A cross section of the human brain

Why recycling means more plastic consumption

I've got a confession to make.

You know those little symbols on plastic? I've no idea what they mean.

And don't get me started on the differences between bioplastic and compostable plastic. Or home vs industrial compostable for that matter.

Not a great look for someone who is dedicating their life to fight plastic waste, I know.

But here's the thing: the system is so complicated that I shouldn't feel guilty for not knowing.

And I'll let you in on a little trick of mine: Whenever I use an item of plastic, whether that be a compostable takeaway cup or a supermarket food tray, regardless of whether I put it in the correct recycling bin, I always assume that it's going to end up in landfill. Always.

By assuming it goes straight to waste, I am more conscious of what I consume, so I consume less.

And for the most part, this assumption holds true. 

Recycling rates in the UK are manipulated by exporting our waste to countries where it is just dumped or burned. And each UK council has its own approach to recycling. So actual recycling rates are waaaaay lower than what you might think.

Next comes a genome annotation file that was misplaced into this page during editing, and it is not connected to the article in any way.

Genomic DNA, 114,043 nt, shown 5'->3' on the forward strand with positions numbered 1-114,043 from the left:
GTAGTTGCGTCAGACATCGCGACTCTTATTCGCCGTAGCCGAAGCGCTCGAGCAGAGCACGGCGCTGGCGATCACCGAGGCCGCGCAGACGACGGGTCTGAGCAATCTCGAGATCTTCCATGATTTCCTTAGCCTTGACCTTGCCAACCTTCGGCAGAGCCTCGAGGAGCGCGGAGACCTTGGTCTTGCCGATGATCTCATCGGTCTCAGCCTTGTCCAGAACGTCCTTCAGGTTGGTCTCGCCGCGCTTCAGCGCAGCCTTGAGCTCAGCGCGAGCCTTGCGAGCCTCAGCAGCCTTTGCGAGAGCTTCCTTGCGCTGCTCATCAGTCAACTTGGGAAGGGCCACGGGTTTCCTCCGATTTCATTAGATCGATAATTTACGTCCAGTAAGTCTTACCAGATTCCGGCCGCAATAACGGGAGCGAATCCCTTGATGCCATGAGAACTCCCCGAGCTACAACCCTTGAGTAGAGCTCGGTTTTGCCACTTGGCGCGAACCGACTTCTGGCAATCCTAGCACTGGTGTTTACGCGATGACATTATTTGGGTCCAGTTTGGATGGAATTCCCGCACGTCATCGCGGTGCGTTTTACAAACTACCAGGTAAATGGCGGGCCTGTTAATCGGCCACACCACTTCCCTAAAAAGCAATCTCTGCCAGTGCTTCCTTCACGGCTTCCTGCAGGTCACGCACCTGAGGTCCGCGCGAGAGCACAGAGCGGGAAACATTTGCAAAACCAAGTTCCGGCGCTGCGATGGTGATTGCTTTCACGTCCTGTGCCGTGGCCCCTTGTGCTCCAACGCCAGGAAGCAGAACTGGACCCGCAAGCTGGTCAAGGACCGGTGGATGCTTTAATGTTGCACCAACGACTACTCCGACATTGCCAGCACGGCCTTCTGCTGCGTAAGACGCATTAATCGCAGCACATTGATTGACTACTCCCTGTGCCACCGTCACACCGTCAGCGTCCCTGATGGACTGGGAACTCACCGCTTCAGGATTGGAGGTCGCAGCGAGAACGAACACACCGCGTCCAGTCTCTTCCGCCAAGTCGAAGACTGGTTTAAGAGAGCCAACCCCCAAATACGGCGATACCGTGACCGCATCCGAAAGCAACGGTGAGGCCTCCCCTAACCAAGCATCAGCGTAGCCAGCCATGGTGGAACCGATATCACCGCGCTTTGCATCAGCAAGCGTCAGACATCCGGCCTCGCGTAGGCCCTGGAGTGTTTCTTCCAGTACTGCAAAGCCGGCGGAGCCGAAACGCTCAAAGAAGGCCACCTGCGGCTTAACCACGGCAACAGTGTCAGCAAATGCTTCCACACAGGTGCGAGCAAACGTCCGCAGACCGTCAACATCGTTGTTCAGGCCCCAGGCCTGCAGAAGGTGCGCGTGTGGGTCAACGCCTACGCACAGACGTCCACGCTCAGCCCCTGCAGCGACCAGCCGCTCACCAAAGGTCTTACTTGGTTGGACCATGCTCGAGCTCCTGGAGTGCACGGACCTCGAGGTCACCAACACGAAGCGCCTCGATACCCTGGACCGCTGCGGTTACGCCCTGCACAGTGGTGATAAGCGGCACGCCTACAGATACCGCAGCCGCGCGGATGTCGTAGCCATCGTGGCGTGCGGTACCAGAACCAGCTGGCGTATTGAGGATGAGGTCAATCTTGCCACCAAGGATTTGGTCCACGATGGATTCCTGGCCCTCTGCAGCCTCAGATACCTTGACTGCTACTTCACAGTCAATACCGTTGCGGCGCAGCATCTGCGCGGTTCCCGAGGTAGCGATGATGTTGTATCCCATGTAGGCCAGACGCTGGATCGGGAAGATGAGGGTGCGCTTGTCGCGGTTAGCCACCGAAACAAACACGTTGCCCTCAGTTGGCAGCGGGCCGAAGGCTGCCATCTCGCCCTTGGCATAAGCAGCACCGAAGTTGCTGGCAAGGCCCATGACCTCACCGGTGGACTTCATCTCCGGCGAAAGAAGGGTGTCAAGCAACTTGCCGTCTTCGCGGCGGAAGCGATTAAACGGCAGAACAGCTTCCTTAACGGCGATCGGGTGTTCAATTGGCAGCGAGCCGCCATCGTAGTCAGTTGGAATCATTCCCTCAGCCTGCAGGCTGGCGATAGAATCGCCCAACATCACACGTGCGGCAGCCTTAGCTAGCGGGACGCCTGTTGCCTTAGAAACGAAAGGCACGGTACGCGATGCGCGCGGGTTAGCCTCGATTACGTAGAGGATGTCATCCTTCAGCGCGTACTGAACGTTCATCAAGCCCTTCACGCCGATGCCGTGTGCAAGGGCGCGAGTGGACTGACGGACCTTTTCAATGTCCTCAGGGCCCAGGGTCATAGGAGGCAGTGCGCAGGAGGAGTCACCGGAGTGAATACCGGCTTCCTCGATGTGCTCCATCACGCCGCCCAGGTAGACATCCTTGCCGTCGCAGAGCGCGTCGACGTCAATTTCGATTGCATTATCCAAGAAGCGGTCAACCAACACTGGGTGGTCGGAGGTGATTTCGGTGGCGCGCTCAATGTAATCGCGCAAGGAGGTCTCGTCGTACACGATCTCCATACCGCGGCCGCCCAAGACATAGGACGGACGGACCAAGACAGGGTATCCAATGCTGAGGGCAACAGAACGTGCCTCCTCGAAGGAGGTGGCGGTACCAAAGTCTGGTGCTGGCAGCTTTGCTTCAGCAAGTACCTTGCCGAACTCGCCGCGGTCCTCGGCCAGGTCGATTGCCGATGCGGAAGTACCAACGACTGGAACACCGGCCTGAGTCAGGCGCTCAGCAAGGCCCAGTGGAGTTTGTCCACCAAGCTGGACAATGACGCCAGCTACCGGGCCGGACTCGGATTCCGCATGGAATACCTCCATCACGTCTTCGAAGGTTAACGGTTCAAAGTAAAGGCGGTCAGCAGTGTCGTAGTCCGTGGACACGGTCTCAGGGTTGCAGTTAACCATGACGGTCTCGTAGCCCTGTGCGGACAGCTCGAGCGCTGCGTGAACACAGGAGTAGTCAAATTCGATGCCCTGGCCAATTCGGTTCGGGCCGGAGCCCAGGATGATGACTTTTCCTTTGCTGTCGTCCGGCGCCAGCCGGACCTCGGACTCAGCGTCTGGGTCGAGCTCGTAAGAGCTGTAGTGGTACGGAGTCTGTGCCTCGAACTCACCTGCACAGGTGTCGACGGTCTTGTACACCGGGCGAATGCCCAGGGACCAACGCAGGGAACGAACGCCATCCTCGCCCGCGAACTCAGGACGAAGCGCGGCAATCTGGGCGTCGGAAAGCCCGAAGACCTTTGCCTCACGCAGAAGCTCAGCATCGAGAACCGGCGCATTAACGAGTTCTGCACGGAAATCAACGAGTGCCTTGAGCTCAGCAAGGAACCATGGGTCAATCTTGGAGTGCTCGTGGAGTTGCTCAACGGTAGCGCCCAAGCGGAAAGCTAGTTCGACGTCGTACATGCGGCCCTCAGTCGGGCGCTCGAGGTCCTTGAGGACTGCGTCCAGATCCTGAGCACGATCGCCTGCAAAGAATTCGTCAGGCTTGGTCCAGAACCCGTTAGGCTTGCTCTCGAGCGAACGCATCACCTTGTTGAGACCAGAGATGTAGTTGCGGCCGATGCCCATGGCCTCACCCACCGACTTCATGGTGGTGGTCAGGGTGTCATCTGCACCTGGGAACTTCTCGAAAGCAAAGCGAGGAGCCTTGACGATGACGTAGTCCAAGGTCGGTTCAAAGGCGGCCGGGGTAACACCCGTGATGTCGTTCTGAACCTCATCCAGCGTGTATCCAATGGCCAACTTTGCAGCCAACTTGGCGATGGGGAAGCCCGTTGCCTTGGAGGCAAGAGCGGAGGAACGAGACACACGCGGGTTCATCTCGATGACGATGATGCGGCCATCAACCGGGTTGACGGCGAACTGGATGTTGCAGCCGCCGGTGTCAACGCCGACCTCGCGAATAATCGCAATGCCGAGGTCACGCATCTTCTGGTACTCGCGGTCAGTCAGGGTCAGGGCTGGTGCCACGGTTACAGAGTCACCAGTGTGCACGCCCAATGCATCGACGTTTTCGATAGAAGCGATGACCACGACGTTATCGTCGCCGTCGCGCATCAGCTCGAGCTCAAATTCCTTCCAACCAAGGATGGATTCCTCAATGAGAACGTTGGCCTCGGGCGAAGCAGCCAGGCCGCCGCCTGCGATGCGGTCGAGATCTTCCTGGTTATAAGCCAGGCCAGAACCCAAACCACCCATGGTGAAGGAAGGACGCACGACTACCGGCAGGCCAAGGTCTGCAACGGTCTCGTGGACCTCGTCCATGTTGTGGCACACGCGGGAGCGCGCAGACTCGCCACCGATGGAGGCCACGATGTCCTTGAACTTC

And that's not all.

In fact, data tells us that when an area introduces a recycling scheme, plastic consumption goes up!

Why is that? 

Because there's now a possibility. It's our subconscious telling us that now there is a possibility our plastic might be re-used. Which in turn allows us to justify buying more plastic items to ourselves. It's plain old human psychology. 

It's the same reason why a soldier condemned to death by firing squad would have 5 people shoot at him. It only takes one bullet to kill the man, but with many shooters the executors can assuage their guilt because it might not have been their bullet that was ultimately the fatal one.

A grim, yet illustrative example. It's all about the stories we tell ourselves.

So, what's the point in all this?

Well, it's to be more purposeful with your consumption. It's to not fall for marketing ploys. It's to understand reality, and not live in the story we all invent for ourselves.

That's not to say you should stop recycling at all. Or that recycling doesn't have its place. Just know that recycling isn't the golden bullet it is sometimes made out to be. There's a reason that in the '3 Rs', reduce and reuse come before recycle.

Oh, and if you are interested in learning more about the labels, take a look below (courtesy of Which?):

A chart of plastic recycling symbols in the UK

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